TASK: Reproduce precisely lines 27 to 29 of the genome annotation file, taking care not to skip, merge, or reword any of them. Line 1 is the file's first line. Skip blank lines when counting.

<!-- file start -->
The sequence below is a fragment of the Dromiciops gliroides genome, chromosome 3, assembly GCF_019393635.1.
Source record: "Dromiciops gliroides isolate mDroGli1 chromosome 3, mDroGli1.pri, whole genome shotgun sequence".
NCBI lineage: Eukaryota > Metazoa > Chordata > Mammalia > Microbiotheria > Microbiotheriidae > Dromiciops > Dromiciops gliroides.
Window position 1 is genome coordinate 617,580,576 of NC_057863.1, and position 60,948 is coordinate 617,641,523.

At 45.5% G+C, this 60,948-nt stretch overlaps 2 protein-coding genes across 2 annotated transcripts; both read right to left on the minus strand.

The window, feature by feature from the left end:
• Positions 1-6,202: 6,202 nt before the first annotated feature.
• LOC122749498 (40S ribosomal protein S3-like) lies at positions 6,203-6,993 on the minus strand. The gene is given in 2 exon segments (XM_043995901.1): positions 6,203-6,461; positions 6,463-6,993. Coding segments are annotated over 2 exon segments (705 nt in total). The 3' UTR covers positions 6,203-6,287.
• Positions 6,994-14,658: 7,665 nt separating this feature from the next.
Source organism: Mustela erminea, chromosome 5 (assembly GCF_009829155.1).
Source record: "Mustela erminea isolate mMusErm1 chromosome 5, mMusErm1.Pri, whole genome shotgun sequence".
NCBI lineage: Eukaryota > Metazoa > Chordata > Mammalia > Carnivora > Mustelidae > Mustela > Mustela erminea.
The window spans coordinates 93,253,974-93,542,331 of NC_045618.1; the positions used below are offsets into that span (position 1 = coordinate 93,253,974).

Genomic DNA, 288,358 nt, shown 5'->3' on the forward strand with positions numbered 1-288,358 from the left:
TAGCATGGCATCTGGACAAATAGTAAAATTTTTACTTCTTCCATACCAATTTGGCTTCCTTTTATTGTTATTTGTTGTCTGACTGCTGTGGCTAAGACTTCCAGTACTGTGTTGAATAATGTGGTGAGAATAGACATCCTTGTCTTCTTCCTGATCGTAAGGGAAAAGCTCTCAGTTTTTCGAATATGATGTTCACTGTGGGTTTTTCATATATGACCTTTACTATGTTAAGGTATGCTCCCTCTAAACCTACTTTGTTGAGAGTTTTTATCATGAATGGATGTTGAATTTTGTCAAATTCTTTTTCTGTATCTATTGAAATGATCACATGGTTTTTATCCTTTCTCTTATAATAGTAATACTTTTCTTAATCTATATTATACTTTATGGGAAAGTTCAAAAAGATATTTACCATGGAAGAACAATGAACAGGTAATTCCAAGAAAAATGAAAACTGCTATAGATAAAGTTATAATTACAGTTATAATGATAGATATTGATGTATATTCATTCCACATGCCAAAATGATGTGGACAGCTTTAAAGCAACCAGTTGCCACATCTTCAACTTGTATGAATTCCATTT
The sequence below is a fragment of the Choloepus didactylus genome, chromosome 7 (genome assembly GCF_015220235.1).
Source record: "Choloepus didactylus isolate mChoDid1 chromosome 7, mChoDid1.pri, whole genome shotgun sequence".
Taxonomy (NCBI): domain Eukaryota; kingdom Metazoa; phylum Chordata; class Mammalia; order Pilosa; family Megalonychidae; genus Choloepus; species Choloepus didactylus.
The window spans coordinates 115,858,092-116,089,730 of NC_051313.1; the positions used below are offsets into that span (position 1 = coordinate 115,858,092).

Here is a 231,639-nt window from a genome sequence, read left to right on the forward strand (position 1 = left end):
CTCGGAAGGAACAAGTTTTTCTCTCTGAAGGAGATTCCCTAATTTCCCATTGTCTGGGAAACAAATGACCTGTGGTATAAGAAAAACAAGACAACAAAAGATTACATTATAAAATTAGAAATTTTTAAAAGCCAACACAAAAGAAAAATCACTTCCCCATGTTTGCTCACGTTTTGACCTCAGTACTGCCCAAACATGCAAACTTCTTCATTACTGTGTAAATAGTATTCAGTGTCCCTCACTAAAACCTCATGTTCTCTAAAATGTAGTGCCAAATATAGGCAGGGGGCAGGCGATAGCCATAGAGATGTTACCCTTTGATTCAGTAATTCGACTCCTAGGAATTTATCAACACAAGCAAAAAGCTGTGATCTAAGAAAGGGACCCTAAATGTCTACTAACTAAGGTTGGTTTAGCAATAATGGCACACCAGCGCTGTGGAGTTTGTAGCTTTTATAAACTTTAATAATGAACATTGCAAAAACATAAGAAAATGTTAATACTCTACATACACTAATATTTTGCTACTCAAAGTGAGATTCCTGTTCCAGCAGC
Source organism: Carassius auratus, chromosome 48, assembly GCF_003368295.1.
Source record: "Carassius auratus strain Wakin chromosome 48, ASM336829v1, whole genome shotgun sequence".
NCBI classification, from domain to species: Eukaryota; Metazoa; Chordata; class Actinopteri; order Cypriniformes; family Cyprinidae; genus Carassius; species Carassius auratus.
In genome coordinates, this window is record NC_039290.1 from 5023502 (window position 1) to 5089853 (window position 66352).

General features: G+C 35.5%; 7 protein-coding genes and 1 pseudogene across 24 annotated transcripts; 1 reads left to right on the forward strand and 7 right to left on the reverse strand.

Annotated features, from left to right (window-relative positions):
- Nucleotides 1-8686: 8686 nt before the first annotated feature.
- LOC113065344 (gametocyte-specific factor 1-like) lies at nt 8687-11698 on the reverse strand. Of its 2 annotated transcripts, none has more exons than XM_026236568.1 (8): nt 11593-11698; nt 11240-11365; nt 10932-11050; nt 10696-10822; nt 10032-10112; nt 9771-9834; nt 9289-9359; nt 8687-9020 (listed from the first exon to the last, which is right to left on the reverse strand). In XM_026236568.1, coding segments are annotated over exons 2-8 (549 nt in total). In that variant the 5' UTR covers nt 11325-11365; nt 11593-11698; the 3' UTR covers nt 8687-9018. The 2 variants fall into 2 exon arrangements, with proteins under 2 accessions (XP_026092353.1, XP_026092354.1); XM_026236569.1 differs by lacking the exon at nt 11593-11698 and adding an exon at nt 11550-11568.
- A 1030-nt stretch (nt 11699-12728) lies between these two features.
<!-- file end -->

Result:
Annotated features, from left to right (window-relative positions):
- Nucleotides 1-8686: 8686 nt before the first annotated feature.
- LOC113065344 (gametocyte-specific factor 1-like) lies at nt 8687-11698 on the reverse strand. Of its 2 annotated transcripts, none has more exons than XM_026236568.1 (8): nt 11593-11698; nt 11240-11365; nt 10932-11050; nt 10696-10822; nt 10032-10112; nt 9771-9834; nt 9289-9359; nt 8687-9020 (listed from the first exon to the last, which is right to left on the reverse strand). In XM_026236568.1, coding segments are annotated over exons 2-8 (549 nt in total). In that variant the 5' UTR covers nt 11325-11365; nt 11593-11698; the 3' UTR covers nt 8687-9018. The 2 variants fall into 2 exon arrangements, with proteins under 2 accessions (XP_026092353.1, XP_026092354.1); XM_026236569.1 differs by lacking the exon at nt 11593-11698 and adding an exon at nt 11550-11568.